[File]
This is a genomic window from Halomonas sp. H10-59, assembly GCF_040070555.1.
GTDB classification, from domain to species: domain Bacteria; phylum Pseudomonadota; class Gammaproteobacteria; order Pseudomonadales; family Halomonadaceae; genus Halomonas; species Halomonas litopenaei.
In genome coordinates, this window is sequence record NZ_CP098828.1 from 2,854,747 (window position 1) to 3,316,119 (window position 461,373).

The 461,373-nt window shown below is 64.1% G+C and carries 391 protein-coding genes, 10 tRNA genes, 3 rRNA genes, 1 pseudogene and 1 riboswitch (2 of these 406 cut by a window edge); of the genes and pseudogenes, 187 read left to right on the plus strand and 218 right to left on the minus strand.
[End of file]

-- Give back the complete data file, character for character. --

This is a genomic window from Halomonas sp. H10-59, assembly GCF_040070555.1.
GTDB classification, from domain to species: domain Bacteria; phylum Pseudomonadota; class Gammaproteobacteria; order Pseudomonadales; family Halomonadaceae; genus Halomonas; species Halomonas litopenaei.
In genome coordinates, this window is sequence record NZ_CP098828.1 from 2,854,747 (window position 1) to 3,316,119 (window position 461,373).

The 461,373-nt window shown below is 64.1% G+C and carries 391 protein-coding genes, 10 tRNA genes, 3 rRNA genes, 1 pseudogene and 1 riboswitch (2 of these 406 cut by a window edge); of the genes and pseudogenes, 187 read left to right on the plus strand and 218 right to left on the minus strand.